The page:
With the release of Jackie Kennedy’s reflections on the life and presidency of JFK, we seem to have once again opened up the giant can of worms surrounding the Kennedy assassination. Years ago satirist Paul Krassner unleashed a firestorm of outrage when he suggested Lyndon Johnson’s possible complicity in the JFK assassination. Unconfirmed reports assert that it now seems Jackie herself may have had suspicions that Johnson had a hand in the death of her husband.
Karl Marx said, “History begins as tragedy and ends as farce.” If you cover up the facts well enough and allow the passage of enough time, tragedy looses its sting and at last comes to rest in the dustbin of history as just another inconsequential footnote concerning villains and victims long dead—nothing of consequence.
It seems that modern life has had to endure the more and more frequent swallowing of larger and larger amounts of unpleasant, inconvenient truths. One of the sacred duties of U.S. Presidents is the preservation and promulgation of the dominant myths of America and protecting its secret infamies from exposure.
That is why even a President like Barack Obama, elected on an avowed platform of reform, still must genuflect before the myth of Ron Reagan and must keep closed the sealed vault holding the facts of past crimes of America such as the assassination of JFK and MLK. Above all, he must not attempt to prosecute members of the previous administration, in this case, Bush, Cheney and Rumsfeld—even for flagrantly admitted high crimes and misdemeanors.
Last week former U.S. Senator, Bob Graham revealed some rather damning evidence of a cover up of Saudi involvement in 9/11. He is demanding a complete reopening of the whole flawed 9/11 investigation—an investigation Bush has flatly refused to substantially participate in. I wish Sen. Graham luck.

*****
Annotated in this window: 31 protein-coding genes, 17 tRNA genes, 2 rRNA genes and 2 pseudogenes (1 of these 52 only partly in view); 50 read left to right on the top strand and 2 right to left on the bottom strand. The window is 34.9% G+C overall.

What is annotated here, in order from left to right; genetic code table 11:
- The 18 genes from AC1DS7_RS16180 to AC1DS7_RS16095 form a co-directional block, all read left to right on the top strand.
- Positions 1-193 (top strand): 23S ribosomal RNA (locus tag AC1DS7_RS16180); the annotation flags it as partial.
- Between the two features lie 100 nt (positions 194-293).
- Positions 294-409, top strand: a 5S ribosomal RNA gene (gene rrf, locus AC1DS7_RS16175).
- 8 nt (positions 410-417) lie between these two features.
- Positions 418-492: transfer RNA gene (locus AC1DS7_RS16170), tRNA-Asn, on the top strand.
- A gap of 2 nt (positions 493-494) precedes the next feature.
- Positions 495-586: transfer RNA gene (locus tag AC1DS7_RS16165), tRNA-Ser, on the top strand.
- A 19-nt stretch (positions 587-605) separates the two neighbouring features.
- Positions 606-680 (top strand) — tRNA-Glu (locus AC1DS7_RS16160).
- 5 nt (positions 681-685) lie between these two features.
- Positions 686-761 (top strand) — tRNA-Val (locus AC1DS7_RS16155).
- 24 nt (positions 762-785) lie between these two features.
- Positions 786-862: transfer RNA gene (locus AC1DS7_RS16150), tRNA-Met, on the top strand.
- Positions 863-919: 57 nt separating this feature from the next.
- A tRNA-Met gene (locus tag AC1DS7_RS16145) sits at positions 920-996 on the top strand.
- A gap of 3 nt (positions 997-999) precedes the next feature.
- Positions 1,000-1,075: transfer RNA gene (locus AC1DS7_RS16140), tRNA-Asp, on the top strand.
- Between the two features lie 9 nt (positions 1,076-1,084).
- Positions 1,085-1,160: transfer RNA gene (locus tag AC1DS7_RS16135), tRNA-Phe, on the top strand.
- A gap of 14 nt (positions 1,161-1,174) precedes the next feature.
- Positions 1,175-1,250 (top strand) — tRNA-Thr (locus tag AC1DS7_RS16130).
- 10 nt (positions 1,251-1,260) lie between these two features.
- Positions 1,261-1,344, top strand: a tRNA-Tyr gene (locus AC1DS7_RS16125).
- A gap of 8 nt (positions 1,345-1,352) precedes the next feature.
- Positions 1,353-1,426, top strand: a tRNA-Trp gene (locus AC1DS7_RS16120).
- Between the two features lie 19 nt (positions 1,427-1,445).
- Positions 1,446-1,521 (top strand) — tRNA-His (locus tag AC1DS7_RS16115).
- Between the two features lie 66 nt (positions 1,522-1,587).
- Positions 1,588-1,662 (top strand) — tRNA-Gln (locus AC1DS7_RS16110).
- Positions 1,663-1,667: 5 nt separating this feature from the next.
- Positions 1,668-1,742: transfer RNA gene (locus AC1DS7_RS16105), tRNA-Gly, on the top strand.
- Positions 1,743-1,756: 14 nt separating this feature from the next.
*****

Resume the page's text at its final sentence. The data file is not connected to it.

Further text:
More recently Britain's Lloyd's insurance company is suing Saudi Arabia for losses incurred as a result of 9/11 claiming the country materially supported al-Qaeda in the years before 9/11,
Some truths can still be expected to begin unraveling on their own, in spite of the best attempts of the authorities to keep the loose ends neatly tucked in. Revealed truth can still be no match for the beloved official myths that can exert a powerful, even irrational hold on the human mind.
George Orwell said, “…we are all capable of believing things which we know to be untrue, and then, when we are finally proved wrong, impudently twisting the facts so as to show that we were right. Intellectually, it is possible to carry on this process for an indefinite time: the only check on it is that sooner or later a false belief bumps up against solid reality, usually on a battlefield.” …or in an unemployment line, or on the floor of a stock exchange.
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|Allen L. Jasson|